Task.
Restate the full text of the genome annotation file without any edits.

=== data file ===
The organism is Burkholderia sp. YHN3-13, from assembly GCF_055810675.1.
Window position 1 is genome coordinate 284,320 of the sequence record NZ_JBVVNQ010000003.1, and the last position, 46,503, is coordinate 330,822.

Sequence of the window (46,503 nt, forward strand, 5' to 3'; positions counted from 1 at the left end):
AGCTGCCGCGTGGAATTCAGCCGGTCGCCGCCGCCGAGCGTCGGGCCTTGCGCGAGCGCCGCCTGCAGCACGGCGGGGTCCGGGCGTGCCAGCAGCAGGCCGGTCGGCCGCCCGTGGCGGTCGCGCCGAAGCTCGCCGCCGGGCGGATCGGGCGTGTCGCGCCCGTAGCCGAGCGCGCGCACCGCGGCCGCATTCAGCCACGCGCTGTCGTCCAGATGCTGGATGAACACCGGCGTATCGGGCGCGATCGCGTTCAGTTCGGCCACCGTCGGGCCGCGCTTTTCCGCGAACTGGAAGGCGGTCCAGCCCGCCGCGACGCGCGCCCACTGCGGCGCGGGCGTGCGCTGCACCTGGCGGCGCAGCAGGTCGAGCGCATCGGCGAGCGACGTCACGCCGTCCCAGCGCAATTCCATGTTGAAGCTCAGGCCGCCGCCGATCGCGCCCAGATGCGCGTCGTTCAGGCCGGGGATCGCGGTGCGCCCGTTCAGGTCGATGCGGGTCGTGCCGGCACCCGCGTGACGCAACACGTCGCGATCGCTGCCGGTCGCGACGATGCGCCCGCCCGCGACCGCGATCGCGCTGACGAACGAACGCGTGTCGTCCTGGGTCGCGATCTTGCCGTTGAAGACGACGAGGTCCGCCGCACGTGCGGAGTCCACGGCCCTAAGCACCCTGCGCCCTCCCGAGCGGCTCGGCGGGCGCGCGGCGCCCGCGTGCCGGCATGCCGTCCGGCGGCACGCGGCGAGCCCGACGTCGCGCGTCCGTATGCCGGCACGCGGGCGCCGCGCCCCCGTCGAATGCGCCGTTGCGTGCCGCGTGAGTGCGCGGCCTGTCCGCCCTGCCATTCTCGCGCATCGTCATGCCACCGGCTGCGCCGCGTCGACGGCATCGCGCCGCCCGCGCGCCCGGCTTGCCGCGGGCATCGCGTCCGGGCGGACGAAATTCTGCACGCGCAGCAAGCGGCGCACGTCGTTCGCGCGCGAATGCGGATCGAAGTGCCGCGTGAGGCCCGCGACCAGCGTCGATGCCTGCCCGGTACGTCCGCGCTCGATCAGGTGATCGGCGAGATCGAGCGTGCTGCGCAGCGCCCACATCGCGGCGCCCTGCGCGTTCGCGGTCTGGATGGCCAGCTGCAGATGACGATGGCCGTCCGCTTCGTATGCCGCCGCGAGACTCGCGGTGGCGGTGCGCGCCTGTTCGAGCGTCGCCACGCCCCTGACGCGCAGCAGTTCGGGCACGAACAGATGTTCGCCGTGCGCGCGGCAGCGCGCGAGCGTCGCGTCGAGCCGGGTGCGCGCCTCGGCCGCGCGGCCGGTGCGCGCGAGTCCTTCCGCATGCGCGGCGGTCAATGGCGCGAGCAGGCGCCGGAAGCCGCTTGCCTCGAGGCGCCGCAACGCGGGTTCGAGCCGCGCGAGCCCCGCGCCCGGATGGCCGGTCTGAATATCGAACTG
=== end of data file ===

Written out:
The organism is Burkholderia sp. YHN3-13, from assembly GCF_055810675.1.
Window position 1 is genome coordinate 284,320 of the sequence record NZ_JBVVNQ010000003.1, and the last position, 46,503, is coordinate 330,822.

Sequence of the window (46,503 nt, forward strand, 5' to 3'; positions counted from 1 at the left end):
AGCTGCCGCGTGGAATTCAGCCGGTCGCCGCCGCCGAGCGTCGGGCCTTGCGCGAGCGCCGCCTGCAGCACGGCGGGGTCCGGGCGTGCCAGCAGCAGGCCGGTCGGCCGCCCGTGGCGGTCGCGCCGAAGCTCGCCGCCGGGCGGATCGGGCGTGTCGCGCCCGTAGCCGAGCGCGCGCACCGCGGCCGCATTCAGCCACGCGCTGTCGTCCAGATGCTGGATGAACACCGGCGTATCGGGCGCGATCGCGTTCAGTTCGGCCACCGTCGGGCCGCGCTTTTCCGCGAACTGGAAGGCGGTCCAGCCCGCCGCGACGCGCGCCCACTGCGGCGCGGGCGTGCGCTGCACCTGGCGGCGCAGCAGGTCGAGCGCATCGGCGAGCGACGTCACGCCGTCCCAGCGCAATTCCATGTTGAAGCTCAGGCCGCCGCCGATCGCGCCCAGATGCGCGTCGTTCAGGCCGGGGATCGCGGTGCGCCCGTTCAGGTCGATGCGGGTCGTGCCGGCACCCGCGTGACGCAACACGTCGCGATCGCTGCCGGTCGCGACGATGCGCCCGCCCGCGACCGCGATCGCGCTGACGAACGAACGCGTGTCGTCCTGGGTCGCGATCTTGCCGTTGAAGACGACGAGGTCCGCCGCACGTGCGGAGTCCACGGCCCTAAGCACCCTGCGCCCTCCCGAGCGGCTCGGCGGGCGCGCGGCGCCCGCGTGCCGGCATGCCGTCCGGCGGCACGCGGCGAGCCCGACGTCGCGCGTCCGTATGCCGGCACGCGGGCGCCGCGCCCCCGTCGAATGCGCCGTTGCGTGCCGCGTGAGTGCGCGGCCTGTCCGCCCTGCCATTCTCGCGCATCGTCATGCCACCGGCTGCGCCGCGTCGACGGCATCGCGCCGCCCGCGCGCCCGGCTTGCCGCGGGCATCGCGTCCGGGCGGACGAAATTCTGCACGCGCAGCAAGCGGCGCACGTCGTTCGCGCGCGAATGCGGATCGAAGTGCCGCGTGAGGCCCGCGACCAGCGTCGATGCCTGCCCGGTACGTCCGCGCTCGATCAGGTGATCGGCGAGATCGAGCGTGCTGCGCAGCGCCCACATCGCGGCGCCCTGCGCGTTCGCGGTCTGGATGGCCAGCTGCAGATGACGATGGCCGTCCGCTTCGTATGCCGCCGCGAGACTCGCGGTGGCGGTGCGCGCCTGTTCGAGCGTCGCCACGCCCCTGACGCGCAGCAGTTCGGGCACGAACAGATGTTCGCCGTGCGCGCGGCAGCGCGCGAGCGTCGCGTCGAGCCGGGTGCGCGCCTCGGCCGCGCGGCCGGTGCGCGCGAGTCCTTCCGCATGCGCGGCGGTCAATGGCGCGAGCAGGCGCCGGAAGCCGCTTGCCTCGAGGCGCCGCAACGCGGGTTCGAGCCGCGCGAGCCCCGCGCCCGGATGGCCGGTCTGAATATCGAACTG